Unpublished Dispositiontimothy Michael Soncrant, Plaintiff-appellant, v. Joe Parker, Carroll County Sheriff's Department, and Ronniewebb, Defendants- Appellees, 852 F.2d 1288 (6th Cir. 1988)Annotate this Case
July 29, 1988
Before MERRITT and KRUPANSKY, Circuit Judges and BAILEY BROWN, Senior Circuit Judge.
MERRITT, Circuit Judge.
Plaintiff alleged in his 42 U.S.C. § 1983 civil rights complaint against the "Sheriff's Department" and two employees thereof that his substantive due process rights were violated when the defendant Webb used excessive force in subduing plaintiff during an altercation. The district court granted summary judgment for all the defendants.
Plaintiff alleged that defendant Webb kicked him in the eye after he was already restrained on the floor by another corrections officer. The district court erred in granting summary judgment as to defendant Webb. In Johnson v. Glick, 481 F.2d 1028 (2d Cir.), cert. denied, 414 U.S. 1033 (1973), the court enunciated four factors to consider when determining whether a prison official violated an inmate's constitutional rights by the use of excessive force. The fourth Johnson factor was whether the force was applied in a good faith effort to maintain or restore discipline or maliciously or sadistically for the very purpose of causing harm. See Johnson, 481 F.2d at 1033.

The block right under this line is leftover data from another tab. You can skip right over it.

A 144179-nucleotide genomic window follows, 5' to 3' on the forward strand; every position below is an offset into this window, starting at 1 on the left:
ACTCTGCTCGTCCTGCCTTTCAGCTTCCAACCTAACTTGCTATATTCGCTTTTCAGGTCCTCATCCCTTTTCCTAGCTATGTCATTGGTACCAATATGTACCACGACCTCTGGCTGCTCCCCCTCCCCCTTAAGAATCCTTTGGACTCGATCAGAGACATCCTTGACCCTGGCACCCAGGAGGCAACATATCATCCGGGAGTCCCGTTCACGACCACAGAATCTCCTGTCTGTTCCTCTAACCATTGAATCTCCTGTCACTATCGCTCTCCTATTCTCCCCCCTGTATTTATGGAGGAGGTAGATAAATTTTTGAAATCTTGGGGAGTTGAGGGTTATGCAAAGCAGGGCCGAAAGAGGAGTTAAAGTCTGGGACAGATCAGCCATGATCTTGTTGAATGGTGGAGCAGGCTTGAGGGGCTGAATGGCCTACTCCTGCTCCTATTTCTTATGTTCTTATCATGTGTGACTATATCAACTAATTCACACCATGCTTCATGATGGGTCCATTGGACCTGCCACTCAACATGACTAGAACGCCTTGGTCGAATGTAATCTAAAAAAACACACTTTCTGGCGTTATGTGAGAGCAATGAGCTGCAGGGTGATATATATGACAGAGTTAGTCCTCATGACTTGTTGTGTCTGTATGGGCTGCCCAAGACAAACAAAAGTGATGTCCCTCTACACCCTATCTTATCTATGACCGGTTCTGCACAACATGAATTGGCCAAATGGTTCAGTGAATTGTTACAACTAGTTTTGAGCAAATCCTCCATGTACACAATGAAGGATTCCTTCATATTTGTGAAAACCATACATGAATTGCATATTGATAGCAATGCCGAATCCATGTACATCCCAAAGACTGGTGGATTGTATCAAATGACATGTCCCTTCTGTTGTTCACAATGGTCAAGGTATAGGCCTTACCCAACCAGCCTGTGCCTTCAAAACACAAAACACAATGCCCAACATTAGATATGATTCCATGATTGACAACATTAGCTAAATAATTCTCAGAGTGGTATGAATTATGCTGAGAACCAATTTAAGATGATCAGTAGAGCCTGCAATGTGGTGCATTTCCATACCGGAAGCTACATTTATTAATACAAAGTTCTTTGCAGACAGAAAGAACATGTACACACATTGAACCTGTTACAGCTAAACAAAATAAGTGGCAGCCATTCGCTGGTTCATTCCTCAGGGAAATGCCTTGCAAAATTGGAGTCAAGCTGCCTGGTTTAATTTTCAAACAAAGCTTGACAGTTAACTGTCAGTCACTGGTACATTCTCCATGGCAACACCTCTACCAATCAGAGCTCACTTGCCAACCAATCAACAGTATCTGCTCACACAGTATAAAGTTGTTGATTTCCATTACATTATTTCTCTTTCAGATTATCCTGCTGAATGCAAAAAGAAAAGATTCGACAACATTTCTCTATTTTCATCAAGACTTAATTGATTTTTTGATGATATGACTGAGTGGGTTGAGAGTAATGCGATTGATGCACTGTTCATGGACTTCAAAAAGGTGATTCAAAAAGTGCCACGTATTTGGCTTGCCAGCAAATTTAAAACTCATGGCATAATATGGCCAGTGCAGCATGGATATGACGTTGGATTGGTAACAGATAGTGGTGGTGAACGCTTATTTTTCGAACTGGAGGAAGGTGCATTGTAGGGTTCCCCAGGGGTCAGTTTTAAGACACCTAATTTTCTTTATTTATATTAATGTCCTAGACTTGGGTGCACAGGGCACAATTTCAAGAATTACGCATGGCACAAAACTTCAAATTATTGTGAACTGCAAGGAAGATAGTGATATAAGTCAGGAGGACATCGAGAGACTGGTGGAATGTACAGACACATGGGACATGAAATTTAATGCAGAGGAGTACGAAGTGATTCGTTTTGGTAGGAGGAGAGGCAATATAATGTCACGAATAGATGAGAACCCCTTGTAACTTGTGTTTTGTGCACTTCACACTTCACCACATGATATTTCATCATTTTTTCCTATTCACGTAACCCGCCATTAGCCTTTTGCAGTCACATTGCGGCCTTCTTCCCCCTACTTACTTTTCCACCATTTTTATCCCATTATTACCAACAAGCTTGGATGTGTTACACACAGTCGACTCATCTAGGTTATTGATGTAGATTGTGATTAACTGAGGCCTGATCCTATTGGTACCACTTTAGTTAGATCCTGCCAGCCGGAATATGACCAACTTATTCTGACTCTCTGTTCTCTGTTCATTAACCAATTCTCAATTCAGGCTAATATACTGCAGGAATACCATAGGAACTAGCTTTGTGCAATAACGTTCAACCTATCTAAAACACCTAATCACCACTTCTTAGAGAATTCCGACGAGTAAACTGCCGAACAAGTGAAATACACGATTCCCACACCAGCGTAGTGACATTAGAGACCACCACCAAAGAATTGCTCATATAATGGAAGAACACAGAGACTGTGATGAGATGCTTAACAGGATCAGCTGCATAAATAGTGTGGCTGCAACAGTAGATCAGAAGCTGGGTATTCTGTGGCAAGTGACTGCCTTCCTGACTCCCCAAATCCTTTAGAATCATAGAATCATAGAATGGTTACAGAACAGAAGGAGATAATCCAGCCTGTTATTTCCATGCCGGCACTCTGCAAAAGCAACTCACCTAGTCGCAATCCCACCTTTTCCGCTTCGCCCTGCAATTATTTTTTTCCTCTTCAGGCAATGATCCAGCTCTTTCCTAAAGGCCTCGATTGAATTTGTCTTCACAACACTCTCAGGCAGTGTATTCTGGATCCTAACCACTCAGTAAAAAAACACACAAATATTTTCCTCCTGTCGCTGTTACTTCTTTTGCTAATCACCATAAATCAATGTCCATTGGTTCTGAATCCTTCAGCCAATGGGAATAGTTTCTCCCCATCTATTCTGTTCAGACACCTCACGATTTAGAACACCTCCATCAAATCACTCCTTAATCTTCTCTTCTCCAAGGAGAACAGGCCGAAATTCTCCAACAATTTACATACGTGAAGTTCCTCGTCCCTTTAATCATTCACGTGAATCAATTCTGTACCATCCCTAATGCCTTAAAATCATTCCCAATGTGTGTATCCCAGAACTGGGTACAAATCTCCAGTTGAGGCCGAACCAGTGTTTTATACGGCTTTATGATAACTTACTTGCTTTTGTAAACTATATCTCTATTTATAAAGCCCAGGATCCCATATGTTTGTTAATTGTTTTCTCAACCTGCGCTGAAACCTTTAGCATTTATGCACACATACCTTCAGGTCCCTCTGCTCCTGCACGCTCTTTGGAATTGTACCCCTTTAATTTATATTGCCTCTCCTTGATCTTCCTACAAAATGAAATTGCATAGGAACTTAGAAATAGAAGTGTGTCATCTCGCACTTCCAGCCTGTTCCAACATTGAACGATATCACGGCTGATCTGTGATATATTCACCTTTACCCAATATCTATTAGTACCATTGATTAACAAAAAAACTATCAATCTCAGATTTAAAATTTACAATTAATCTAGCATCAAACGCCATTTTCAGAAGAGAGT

The record here, interpreted on summary judgment in the light most favorable to plaintiff, indicates that the defendant Webb kicked the plaintiff after he was subdued by another corrections officer. (See affidavit of defendant Parker.) Thus, a genuine issue of material fact exists; namely, whether the kicking was a good faith effort to restore discipline, or whether it was done maliciously for the purpose of causing harm. Consequently, the district court erred in granting summary judgment as to defendant Webb.
As to the defendant Carroll County Sheriff's Department, the district court properly granted it summary judgment because Sec. 1983 liability cannot be based upon a theory of respondeat superior. See Monell v. New York Dep't of Social Services, 426 U.S. 658, 691 (1978).
Lastly, summary judgment as to defendant Parker was likewise proper because there was no allegation that Parker was personally involved in the physical abuse. See Dunn v. State of Tennessee, 697 F.2d 121, 128 (6th Cir. 1982); Coffy v. Multi-County Narcotics Bureau, 600 F.2d 570, 580 (6th Cir. 1979).
Accordingly, the judgment as to the defendants, the Sheriff's Department and Parker, is affirmed and the judgment as to the defendant Webb is reversed and the case against him remanded for further proceedings.